Photocatalytic Nitrate Reduction
Paul Westerhff - Kiril Hristovski, ASU
To successfully translate bench-scale research into proof-of concept demonstrations, we propose the following activities:
- Collect new data related to nitrate reduction efficiencies in synthetic and “real” IX brines. The data will be generated using suspended photocatalysts in batch and continuous flow reactors equipped with low-pressure mercury vapor lamps. These reactor systems are available at our lab. The commercially available Photo-Cat system (Figure 6) is equipped with ceramic membrane to recover the catalyst and it can be operated in either recycle or single pass treatment mode.
- Compare commercially available TiO2 photocatalysts to newer materials. Emphasis will be placed on water-splitting photocatalysts as a novel technology leading towards a zero-chemical addition objective. These activities will be synchronized with activities conducted under objective 2 of Task 1.
- Examine the feasibilityof using LED as a potentialr eplacement of mercury vapor lamps. Research focus on developing an engineered solution to replace the mercury lamps in the existing bench scale photoreactor located in our lab; and comparing the performance against a baseline data obtained with mercury vapor lamps.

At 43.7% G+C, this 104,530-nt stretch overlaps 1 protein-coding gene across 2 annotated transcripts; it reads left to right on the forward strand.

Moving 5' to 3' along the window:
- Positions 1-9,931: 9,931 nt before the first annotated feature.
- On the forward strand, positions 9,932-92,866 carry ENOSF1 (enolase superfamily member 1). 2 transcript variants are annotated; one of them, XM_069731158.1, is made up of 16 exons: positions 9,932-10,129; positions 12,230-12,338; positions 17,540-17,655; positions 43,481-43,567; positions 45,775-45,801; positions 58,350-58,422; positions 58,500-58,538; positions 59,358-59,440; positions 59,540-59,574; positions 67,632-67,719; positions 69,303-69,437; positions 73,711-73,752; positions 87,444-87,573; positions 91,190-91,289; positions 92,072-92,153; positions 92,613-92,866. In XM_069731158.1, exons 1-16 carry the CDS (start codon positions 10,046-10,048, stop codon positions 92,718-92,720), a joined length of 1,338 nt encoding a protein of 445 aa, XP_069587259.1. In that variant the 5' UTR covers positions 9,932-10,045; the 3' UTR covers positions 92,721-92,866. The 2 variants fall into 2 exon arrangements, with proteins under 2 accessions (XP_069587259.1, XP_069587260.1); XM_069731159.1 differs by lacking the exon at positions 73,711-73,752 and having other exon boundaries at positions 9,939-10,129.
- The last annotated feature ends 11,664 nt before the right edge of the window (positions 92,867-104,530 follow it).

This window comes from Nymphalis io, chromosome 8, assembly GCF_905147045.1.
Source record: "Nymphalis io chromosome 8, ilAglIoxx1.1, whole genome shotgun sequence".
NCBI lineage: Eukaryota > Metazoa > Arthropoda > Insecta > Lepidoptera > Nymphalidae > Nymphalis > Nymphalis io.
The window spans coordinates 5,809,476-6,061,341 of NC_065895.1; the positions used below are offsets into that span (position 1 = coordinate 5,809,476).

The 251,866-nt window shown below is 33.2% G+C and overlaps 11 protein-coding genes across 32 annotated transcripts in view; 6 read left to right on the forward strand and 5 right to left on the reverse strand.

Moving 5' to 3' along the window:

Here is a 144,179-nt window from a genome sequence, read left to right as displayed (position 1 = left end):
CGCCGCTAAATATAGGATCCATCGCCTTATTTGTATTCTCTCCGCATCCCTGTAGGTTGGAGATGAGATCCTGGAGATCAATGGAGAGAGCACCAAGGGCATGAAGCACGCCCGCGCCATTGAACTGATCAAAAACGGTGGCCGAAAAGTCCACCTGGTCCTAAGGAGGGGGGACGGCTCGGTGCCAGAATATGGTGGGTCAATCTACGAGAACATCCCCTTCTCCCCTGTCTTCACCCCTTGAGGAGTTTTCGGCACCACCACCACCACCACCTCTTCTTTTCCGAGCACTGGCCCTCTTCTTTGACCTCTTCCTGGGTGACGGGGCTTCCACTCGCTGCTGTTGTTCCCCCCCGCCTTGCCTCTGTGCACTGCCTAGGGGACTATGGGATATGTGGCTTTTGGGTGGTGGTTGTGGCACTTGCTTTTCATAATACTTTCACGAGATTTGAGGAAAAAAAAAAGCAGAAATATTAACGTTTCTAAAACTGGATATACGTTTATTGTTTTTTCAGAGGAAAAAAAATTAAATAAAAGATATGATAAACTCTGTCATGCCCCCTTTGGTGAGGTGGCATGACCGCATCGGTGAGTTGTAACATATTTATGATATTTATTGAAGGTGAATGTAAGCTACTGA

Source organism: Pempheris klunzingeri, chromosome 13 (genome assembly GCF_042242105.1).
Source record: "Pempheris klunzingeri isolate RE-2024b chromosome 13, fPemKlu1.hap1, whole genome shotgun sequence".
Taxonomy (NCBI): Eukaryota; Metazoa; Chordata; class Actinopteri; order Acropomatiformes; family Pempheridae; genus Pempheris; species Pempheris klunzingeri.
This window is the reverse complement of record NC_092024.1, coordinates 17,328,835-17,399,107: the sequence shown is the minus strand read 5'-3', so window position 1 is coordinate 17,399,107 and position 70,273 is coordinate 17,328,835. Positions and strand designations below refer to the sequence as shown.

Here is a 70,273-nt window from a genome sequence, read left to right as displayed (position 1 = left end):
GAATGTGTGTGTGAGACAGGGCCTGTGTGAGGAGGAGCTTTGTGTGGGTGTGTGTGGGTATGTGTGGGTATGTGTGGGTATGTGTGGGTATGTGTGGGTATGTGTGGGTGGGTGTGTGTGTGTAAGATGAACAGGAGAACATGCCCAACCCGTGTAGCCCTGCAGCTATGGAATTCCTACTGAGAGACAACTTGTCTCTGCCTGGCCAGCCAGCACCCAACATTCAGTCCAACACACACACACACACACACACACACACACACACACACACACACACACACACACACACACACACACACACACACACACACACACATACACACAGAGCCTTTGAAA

- Estimate the operation costs associated with integrating a photocatalytic reduction system with an ion exchange technology.
- Demonstrate photocatalytic reduction using existing ion exchange technology from a local utility. Research will focus on developing a pilot scale proof-of-concept system, capable of nitrate reduction in ion exchange brines and other complex matrices.
To develop these novel photocatalysts, we propose the following three activities:
- Develop and test a suite of novel photocatalysts (e.g., tantalate or titanium based) that facilitate electron transfer in the absence of an organic electron donor. Research will focus on discovering new photocatalysts that, from the literature, hold promise for improving nitrate/surface interactions and utilizing water as the electron donor (e.g., water splitting such as NaTaO3:La/NiO; BiVO4/Ag; SrTiO3/Rh, etc.).
- Identify nitrate reduction intermediates which influence favorable pathways towards N-gas production (i.e., minimize ammonia production). This will be achieved by measuring the intermediates, and their absorption spectra with the intent of tailoring wavelengths to influence favorable reaction pathways.
- Examine the feasibility of adding sacrificial intermediates (e.g., nitrous oxides) to influence pathway progression towards N-gases instead of undesirable ammonia. Research will focus on understanding the role of these intermediaries in the different reaction pathways as an intermediate step in moving towards zero chemical addition objective.